Imam Ṣadiq (A.S.) says:

There is no affair about which two persons disagree except that there is a principle for it in the Book of Allah; but the people's intellect does not reach it.[15]

Also, Imam Bāqir (A.S.) has said to Abū al-Jārūd:

Ask questions from me about the Qur'an.[16]

That means all the sayings of the Ma‘ṣūmīn in stating the rulings and epistemic teachings are deduced from the Qur'an, but the non-Ma‘ṣūm (other than the Ma‘ṣūmīn) are unable to directly comprehend it and require an intermediary. Imam ‘Alī (A.S.)'s words in relation to inquiry from the Qur'an [having the Qur'an speak] is also noteworthy:

This is the Qur'an, ask it to talk to you; it will never talk to you, but I will inform you about it. In the Qur'an exist the science of what has passed and what is going to come up to the Resurrection Day; and it would judge among you and state what you disagree about; if you ask about it from me, I would instruct you.[17]

3. Instances of the efficasy of traditions in comprehension of the Qur'an

Employing the traditions for understanding the Qur'anic verses in various instances can be feasible. Here, we would briefly search into some of these instances.

1. 3- The Revelation Atmosphere:

Each verse has been revealed in a specific milieu and situation that if understood properly will be an effective evidence for understanding the meaning and the signification of that verse. All these evidences – including the cause of Revelation, occasion of Revelation, time and place of Revelation, and the culture of the time of Revelation – are called the atmosphere of Revelation.[18]

Although the fundamental high goals of the Holy Qur'an – which is universal and perpetual – does not have much need for the occasions of Revelation,[19] understanding these occasions would cause removal of ambiguities from the subtleties existing in some verses, prompting a deeper deliberation that leads to a more accurate understanding of the verse.

Sometimes, a verse had been revealed following the rise of a question or misconception that if understood, it would further clarify the Qur'an's response to them. Pay attention to the verse ﴾Indeed Safa and Marwah are among Allah's sacraments. So, whoever makes Ḥajj to the House, or performs the ‘Umra, there is no sin upon him to circuit between them.﴿[20] This verse is apparently stating that trotting between Safa and Marwah is permissible and dose not even imply its being praiseworthy. So, why is it that the sa‘y (trotting) is regarded as obligatory?

Imam Ṣādiq (A.S.) has clarified the cause of Revelation of this verse and crystallized its signification:

Someone asked Imam Ṣādiq (A.S.) whether the trotting between Safa and Marwah was obligatory or recommendable. "Obligatory", said the Imam, I asked: "has not the Almighty and Glorious Allah said ﴾there is no sin upon him to circuit between them.﴿?" He said: "This verse concerns ‘Umra al-Qaḍā (fulfilled pilgrimage). The Apostle of Allah (S.A.W.) stipulated the removal of the idols from Safa and Marwah as a condition [for the trotting]. A man pretended to be occupied and gave up the trotting until the due time expired; and then the idols were brought back. People came to the Prophet (S.A.W.) and said: "O Apostle of Allah! Such and such a person did not performed the trotting between Safa and Marwah and the idols were brought back. Then the Almighty and Glorious Allah revealed the verse, ﴾there is no sin upon him to circuit between them﴿; i.e., while there are the idols [Safa and Marwah].[21]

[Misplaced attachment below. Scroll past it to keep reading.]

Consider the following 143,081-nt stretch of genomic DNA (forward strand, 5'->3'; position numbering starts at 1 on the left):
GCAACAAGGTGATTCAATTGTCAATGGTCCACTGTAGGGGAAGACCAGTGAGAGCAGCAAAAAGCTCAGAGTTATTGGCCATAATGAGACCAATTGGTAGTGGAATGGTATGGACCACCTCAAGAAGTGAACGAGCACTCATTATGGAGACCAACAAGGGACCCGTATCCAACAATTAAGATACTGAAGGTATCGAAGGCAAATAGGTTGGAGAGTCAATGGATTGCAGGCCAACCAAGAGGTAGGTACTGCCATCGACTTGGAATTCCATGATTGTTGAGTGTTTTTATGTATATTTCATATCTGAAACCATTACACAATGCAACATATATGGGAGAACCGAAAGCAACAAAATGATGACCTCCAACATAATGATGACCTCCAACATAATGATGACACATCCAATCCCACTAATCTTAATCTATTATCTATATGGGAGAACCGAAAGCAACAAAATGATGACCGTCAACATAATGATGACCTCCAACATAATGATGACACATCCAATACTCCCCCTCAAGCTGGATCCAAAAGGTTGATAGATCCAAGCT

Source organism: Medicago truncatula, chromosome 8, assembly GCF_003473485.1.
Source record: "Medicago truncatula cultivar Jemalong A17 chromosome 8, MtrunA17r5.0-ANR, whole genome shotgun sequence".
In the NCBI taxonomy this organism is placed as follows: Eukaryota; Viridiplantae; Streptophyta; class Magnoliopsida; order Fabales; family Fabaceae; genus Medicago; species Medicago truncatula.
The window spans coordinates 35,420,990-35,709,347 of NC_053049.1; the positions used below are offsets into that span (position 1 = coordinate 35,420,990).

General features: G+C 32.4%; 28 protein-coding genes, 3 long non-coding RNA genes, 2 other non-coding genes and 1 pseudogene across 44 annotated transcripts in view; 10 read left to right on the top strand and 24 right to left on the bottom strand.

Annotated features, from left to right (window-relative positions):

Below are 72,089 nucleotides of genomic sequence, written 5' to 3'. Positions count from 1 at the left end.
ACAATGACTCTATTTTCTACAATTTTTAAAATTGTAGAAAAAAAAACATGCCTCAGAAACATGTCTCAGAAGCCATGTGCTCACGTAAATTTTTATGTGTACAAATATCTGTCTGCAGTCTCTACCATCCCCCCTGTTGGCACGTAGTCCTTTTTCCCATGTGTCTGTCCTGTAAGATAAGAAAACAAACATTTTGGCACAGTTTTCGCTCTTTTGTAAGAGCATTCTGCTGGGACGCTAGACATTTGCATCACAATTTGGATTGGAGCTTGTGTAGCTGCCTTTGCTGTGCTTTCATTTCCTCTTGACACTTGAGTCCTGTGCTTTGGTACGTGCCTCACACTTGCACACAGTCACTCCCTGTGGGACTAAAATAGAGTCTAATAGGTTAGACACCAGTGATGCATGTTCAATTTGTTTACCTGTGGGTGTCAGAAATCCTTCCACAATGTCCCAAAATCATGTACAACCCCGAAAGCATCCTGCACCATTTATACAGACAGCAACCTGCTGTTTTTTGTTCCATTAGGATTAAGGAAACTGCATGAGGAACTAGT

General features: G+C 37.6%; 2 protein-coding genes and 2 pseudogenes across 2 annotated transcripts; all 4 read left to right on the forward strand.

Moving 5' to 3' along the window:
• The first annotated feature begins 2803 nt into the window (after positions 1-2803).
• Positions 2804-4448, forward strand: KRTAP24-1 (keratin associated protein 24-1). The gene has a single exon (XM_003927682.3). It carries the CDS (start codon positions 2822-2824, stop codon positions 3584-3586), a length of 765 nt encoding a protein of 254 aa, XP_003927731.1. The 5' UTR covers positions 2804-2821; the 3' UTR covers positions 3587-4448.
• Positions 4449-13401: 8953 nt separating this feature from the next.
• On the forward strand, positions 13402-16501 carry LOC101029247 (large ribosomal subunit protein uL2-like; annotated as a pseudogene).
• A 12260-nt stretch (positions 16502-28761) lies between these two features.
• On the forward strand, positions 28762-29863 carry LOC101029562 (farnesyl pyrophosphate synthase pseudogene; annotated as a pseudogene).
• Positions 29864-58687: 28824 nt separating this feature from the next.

Clarification of the atmosphere of the Revelation indicates that the Muslims presumed the trotting between Safa and Marwah was a pagan practice and impermissible while the idols of the idol-worshippers were still there. The Qur'anic verse employed the phrase ﴾ there is no sin ﴿ to resolve this false imagination.

Similarly, it is said regarding the cause of Revelation of the verse Kawthat that this verse was revealed after the idol-worshippers (‘Amr ‘Āṣ or his father) called the Prophet (S.A.W.) as abtar (one cut off in progeny) as he did not have any son to leave descendants behind.

Pointing out "giving abundance" – referring to abundant good – the Qur'an gives the glad tiding of a plethora of descendants to the Prophet (S.A.W.). Therefore, even though there is no ḥadīth at hand interpreting the verse of Kawthar as directly referring to ḥaḍrat Fāṭima Zahrā (A.S.), the concept is acceptable that this verse does refer to her holiness and brings to mind the plentitude of her progeny.

The verse, ﴾Your guardian is only Allah, His Apostle, and the faithful who maintain the prayer and give the zakāt while bowing down.﴿[22] is also an appropriate example. It is evident that this verse is referring to a specific event rather than everyone who is characterized by giving alms while bowing down in prayer (rukū‘) deserves to wilāya (guardianship) over the Muslims. On the other hand, giving alms while in rukū‘, is an act that is in basic contradiction with the description of justice and knowledge. The verse is purported to refer to an individual who had performed this action before the Revelation of this verse; rather than everyone who may do it at any time would enjoy the title of wilāya. Even no legal preference in giving alms is implied from this verse.

Thus, only by understanding the cause of Revelation can one find out the purpose of the verse; and without referring to traditions the ambiguity of the verse would by no means be resolved.[23]

Some other verses revealed concerning the virtues of Imam ‘Alī (A.S.) and the Ahl al-Bayt (A.S.) also belong to this group; Verses like ﴾And among the people is he who sells his soul [his life] seeking the pleasure of Allah﴿[24] and ﴾Indeed Allah desires to repel all impurity from you, O People of the Household, and purify you with a thorough purification﴿.[25]